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5 DNA Ligation Tips

DNA Ligation Tips

DNA ligations can be frustrating. Sometimes they don’t work for no obvious reason. Our top 5 DNA ligation tips should improve the efficiency of your ligations, and will hopefully increase your cloning success rate!

1. Aliquot the ligase buffer

The ATP in the ligase buffer is essential for the DNA ligation reaction, but is broken down by repeated freeze-thaw cycles. To avoid this, aliquot the ligase buffer from each new stock of DNA ligase. Make the aliquots small enough for single-use (e.g. 5 µL), and make sure to completely defrost and mix your buffer well before you aliquot.

2. Heat the DNA just before ligation

When setting up a cohesive-ended ligation, mix the vector and insert fragments first and heat to 65°C for 5 minutes before adding the remaining reaction components. This heating step disrupts any vector/vector or insert/insert cohesive-end interactions that may otherwise interfere with the desired vector/insert interaction, reducing ligation efficiency.

3. Check the pH

The optimum pH range for DNA ligation is between 7.6 and 8.0. Depending on how the DNA fragments were prepared, the pH of your ligation mixture may lie outside of this range. You can check the pH of your ligation mixture by pipetting approximately 0.2 µL of the mix onto narrow range pH paper (e.g. pH 6-8). If required, adjust the pH using 0.2 µL drops of 2M Tris base or 1M HCl.

4. Include polyethylene glycol (PEG)

As with any chemical reaction, the concentration of the reaction components can greatly influence the speed of the ligation reaction. PEG is a hydrophobic molecule that takes up space in the reaction, effectively increasing the concentration of the aqueous reaction components e.g. DNA, ATP and ligase. Adding PEG (e.g. PEG 8000) to a final concentration of 5-15% may increase ligation efficiency. Bear in mind however that PEG concentrations above 5% can reduce transformation efficiency. In addition, heat inactivation or extended incubation of ligation reactions containing PEG can also decrease transformation efficiency.

5. Add a restriction enzyme just before transformation

This neat trick can be used to circumvent high background resulting from undigested vector. If the vector fragment removed during the preparative digest contains a unique restriction site, adding the respective restriction enzyme to the ligation reaction will selectively digest any intact vector, preventing it from being transformed. Adding 1 µL of the enzyme 5-10 minutes prior to transformation should be sufficient.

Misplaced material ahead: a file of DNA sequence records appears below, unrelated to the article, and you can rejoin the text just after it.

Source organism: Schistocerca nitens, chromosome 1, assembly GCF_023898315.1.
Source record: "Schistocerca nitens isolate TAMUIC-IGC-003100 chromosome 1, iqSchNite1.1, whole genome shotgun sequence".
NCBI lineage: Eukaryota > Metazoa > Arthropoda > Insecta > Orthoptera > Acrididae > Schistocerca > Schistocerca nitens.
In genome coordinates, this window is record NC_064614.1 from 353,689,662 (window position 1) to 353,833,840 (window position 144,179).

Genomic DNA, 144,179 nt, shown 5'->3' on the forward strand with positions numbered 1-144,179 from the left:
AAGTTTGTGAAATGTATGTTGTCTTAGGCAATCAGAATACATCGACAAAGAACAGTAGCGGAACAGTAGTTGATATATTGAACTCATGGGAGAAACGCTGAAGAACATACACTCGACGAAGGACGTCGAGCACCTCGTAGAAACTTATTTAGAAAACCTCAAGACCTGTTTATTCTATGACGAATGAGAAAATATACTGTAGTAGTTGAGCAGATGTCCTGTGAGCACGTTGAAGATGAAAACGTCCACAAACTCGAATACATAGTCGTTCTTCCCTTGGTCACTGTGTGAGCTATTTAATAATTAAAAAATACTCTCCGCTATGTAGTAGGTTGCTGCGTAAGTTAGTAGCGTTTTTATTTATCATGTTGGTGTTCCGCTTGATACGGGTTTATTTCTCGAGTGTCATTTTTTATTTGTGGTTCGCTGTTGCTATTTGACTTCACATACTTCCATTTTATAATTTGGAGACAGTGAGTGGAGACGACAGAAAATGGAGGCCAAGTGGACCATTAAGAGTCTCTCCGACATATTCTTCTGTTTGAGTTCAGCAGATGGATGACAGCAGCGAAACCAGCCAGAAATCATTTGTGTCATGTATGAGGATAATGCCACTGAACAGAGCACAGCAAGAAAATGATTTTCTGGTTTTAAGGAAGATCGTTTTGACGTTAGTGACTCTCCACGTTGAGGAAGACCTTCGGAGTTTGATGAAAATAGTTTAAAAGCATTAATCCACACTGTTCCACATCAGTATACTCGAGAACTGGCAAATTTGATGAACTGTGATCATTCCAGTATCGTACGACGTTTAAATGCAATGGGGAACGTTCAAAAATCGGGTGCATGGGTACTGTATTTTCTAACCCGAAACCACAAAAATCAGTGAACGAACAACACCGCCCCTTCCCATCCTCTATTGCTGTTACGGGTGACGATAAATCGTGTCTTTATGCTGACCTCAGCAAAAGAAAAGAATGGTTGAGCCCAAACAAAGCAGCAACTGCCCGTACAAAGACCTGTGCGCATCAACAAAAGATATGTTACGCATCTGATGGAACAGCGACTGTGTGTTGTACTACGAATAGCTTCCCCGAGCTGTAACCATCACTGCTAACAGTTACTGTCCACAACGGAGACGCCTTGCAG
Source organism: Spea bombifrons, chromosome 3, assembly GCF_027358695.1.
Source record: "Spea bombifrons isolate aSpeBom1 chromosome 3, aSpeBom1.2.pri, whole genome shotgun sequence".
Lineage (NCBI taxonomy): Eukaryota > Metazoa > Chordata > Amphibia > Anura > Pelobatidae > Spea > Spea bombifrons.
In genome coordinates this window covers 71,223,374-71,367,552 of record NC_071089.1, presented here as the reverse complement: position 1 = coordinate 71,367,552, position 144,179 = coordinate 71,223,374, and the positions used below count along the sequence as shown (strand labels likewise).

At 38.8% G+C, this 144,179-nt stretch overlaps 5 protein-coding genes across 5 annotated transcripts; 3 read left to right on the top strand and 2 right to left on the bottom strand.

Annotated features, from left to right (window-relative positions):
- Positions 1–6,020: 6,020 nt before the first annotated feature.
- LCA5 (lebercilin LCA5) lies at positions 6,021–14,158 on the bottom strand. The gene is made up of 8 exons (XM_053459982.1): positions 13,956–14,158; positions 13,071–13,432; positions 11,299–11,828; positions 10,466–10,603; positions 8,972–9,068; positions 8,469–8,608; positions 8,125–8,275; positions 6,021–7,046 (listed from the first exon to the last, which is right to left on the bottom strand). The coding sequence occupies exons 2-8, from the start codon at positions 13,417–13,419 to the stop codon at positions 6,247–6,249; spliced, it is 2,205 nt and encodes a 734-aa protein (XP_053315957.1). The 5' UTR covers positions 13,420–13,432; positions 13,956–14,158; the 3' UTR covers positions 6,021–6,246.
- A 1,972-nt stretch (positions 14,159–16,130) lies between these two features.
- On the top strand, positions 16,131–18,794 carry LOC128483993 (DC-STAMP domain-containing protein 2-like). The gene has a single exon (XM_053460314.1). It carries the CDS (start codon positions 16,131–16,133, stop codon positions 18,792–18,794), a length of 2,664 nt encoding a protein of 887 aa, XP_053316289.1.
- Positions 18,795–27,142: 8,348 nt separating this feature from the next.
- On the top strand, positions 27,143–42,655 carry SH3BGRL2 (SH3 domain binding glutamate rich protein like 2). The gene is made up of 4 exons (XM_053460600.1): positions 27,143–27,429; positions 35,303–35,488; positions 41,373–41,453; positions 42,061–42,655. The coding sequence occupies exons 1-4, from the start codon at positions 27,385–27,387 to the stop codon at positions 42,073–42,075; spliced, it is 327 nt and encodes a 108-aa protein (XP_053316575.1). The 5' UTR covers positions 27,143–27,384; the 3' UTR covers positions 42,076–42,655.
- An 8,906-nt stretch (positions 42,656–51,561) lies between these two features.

Originally published on August 24, 2007.  Revised and updated on June 1, 2016.

Image Credit: Colin Davis


  1. Giulia on November 28, 2016 at 9:02 am

    Hi Nick,
    interesting article!
    What do you think about dephosphorylating the plasmid before ligation with alkaline phosphatase (CIP)? Will this give you an easier ligation?

  2. Anil Raj on September 9, 2016 at 12:23 pm

    Dear Nick,
    As I went on to reading the post, I read “PEG is a hydrophobic molecule”, which I believe is wrong. PEG is hydrophilic molecule which by means of solvent exclusion effect causes the water soluble ingredients to get condensed in the little water available to them.

  3. Anil Raj on September 9, 2016 at 10:54 am

    Dear Nick,
    Greetings from India, thanks a lot for maintaining this blog. About this heating DNA (vector plus insert) mix before adding ligase may, as you said, increase ligation efficiency. But the proposed reason behind it, I’m not getting it. Because in the mix, there will be vector-vector , insert-insert additions including vector-insert additions as well, which when we heat can be broken again. Also, if we are to cool it before adding ligase, the same thing will happen again.

    • Dharmesh on April 29, 2017 at 4:29 pm


      We don’t store them in the same tube (vector and insert). I think he is more talking about intra-interactions, not inter-interactions. Intra-interactions may take place during storage.

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